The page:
Bhanwarpur—Why A Village Which Deserves A Big Award Has been Punished

revived river

The dalit hamlet of Bhanwarpur village is an extremely poor rural settlement of Naraini block, Banda district (Uttar Pradesh). Most of the households here have very small holdings, or else are entirely landless. Survival has become increasingly difficult. Hence people have been migrating to distant places like Delhi and Agra.

Economic difficulties were accentuated by ecological decay. A river which flows near this village named Gharar dried up due to a number of factors  including faulty policies. This river later merges into Bagain river, a part of the Yamuna river system. Soon a lot of weeds also appeared in the river flow area. Due to its drying up, people of Bhawanwarpur were denied irrigation. Farm animals could not quench their thirst. Hence survival in this and several other villages served by this river became more difficult. During rains the water which flowed in this river now flowed towards the habitation. This made the situation more difficult in the rainy season as well in the dry season in Bhanwarpur and nearby villages, and the drift towards migrant labor increased further.

After the COVID related lockdown was announced, many migrant workers started returning to the village after walking long distances. These migrant workers had to return in very difficult conditions without any money and savings as they had to leave in a hurry.  They were extremely tired, without money and livelihood, and clueless about the future. In such conditions depressive feelings came easily.

In such a situation came the idea—instead of idling or even lapsing into depression why not use this opportunity of being together in village to make some long-lasting contribution to the development and welfare of village by making efforts for the revival of the dried-up, lost Gharar river which was once a life-line for this village. This thinking was spread and encouraged by Vidyadham Samiti (VDS), a voluntary organization which had been working in this and nearby villages with a lot of commitment for some years.

So about 52 returned migrant workers, including women, formed a committee and pushing aside their tiredness and sadness decided to take up the voluntary work of cleaning the river-flow site. They worked with commitment, often eating their food at the work-site to save time in coming back to village. VDS helped to keep up the spirit by helping to set up a sort of kitchen near the work-site. A great collective spirit grew, as people sang songs while contributing their voluntary labor (shramdaan). It was a very remarkable achievement that those who were in such great poverty themselves were contributing so much voluntary, unpaid labor day after day for the rejuvenation of a river.

The workers went on with these efforts for nearly a month, ignoring their personal problems. They cleaned up the thick growing weeds, locally called besharm, and then kept digging till they came in contact with water. A cry of joy went up as water of the lost river started appearing and cattle quickly gathered to quench their thirst.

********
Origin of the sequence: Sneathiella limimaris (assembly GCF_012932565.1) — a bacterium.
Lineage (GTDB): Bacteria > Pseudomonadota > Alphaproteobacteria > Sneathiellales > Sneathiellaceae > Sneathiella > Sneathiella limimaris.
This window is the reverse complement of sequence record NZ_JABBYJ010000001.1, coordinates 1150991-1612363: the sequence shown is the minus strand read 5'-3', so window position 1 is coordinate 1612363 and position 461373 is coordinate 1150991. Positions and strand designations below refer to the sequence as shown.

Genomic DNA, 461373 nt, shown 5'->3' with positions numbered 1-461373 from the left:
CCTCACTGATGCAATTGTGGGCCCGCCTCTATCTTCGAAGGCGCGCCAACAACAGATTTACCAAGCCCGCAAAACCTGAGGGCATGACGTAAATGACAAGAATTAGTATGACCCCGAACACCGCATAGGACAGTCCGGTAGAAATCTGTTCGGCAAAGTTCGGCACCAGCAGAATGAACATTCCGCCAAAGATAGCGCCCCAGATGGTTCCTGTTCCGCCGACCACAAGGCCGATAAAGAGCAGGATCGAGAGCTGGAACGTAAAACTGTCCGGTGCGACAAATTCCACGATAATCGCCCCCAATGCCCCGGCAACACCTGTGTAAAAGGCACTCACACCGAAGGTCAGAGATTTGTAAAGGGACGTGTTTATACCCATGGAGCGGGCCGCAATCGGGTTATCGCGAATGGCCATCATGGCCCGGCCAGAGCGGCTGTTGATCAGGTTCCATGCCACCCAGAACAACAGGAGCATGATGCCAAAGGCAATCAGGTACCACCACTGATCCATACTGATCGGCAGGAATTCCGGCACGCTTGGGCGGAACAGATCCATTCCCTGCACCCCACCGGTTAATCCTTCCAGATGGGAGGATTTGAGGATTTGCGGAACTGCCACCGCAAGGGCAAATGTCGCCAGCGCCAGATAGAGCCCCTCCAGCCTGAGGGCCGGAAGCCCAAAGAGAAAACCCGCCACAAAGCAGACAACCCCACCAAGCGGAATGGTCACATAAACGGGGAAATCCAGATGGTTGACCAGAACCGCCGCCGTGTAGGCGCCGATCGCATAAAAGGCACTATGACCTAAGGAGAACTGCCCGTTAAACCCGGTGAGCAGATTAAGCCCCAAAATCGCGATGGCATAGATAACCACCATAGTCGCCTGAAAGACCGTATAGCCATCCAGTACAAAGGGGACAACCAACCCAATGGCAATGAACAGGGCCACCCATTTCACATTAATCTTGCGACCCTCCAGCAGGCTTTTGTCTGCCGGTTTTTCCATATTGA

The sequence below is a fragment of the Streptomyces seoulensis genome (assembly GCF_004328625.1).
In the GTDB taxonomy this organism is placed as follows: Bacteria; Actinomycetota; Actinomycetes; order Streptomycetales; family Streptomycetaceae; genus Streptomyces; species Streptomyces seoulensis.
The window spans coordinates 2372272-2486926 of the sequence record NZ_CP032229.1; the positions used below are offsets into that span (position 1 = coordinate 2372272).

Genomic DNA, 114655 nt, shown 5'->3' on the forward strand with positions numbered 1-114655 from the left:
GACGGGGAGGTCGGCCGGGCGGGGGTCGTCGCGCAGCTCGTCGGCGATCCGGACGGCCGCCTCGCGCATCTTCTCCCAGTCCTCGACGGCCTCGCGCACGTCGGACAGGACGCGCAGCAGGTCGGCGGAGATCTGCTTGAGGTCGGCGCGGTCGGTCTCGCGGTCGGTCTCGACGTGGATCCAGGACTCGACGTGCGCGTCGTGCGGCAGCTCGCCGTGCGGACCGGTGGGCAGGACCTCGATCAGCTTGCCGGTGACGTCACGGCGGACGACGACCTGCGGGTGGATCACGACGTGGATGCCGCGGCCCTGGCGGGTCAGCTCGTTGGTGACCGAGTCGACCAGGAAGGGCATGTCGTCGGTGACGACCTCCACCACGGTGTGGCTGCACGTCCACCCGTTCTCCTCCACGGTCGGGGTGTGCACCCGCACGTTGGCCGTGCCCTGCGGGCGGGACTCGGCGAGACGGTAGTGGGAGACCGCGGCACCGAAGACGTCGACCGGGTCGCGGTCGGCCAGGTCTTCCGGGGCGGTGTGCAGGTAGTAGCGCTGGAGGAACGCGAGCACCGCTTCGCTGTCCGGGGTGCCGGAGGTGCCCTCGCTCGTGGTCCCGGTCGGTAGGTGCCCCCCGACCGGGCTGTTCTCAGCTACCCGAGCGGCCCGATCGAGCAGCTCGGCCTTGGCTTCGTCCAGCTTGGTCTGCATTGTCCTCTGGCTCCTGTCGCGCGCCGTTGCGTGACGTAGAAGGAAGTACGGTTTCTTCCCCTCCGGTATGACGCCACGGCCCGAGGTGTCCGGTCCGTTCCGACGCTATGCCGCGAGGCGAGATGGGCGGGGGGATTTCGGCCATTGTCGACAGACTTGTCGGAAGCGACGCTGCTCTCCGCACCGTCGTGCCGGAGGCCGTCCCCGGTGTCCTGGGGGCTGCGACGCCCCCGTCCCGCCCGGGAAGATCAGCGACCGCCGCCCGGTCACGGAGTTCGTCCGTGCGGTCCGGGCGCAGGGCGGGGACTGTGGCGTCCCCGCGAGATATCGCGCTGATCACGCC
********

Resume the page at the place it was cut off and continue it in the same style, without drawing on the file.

As the news about the achievement spread and was covered in the media, some narrow-minded officially hastened to claim credit and set up boards describing this as NREGA work. When workers protested that this was their voluntary work, they were threatened and victimized by removing the names of some of them from the list of beneficiaries of government schemes like housing, as this writer was told at the time of visiting this village. This was the first punishment for the dalit villagers who had done some truly great work.

To the credit of the administration, however, it must be added that while the village workers could only cover only one stretch of the river, the administration added to this effort by its further efforts and thereby a much wider area extending beyond this village to some other villages can also benefit. As a result of this combined effort of villagers and the administration, so many villagers are able to get higher yields and even some land which was almost completely unproductive earlier is now giving good crops.

However in its overenthusiasm the administration has also created a structure which can lead to very destructive flooding of the village. Hence worried villagers are in the process of approaching the administration to remove this structure before the next big rains come so that the village can be saved from impending man-made disaster. At the time of this writer’s visit, all the residents, men and women, of the dalit hamlet present at a group meeting said with one voice that this is indeed a very big threat and urgent action for the safety of the village should be taken as early as possible.

Of course this is only a beginning and much more work in several villages will have to be done before the river can be revived. But the achievement of these tired and weak returned migrant workers within about a week reveals the enormous potential of what can be achieved for sustainable rural development if the dormant potential of these workers can be tapped adequately and properly.

Bharat Dogra is a senior award-winning journalist. He is Honorary Convener, Campaign to Save Earth Now. His recent books include Planet in Peril, Protecting Earth for Children, When the Two Streams Met ( freedom movement of India) and Man over Machine ( Gandhian Ideas for Our Times).

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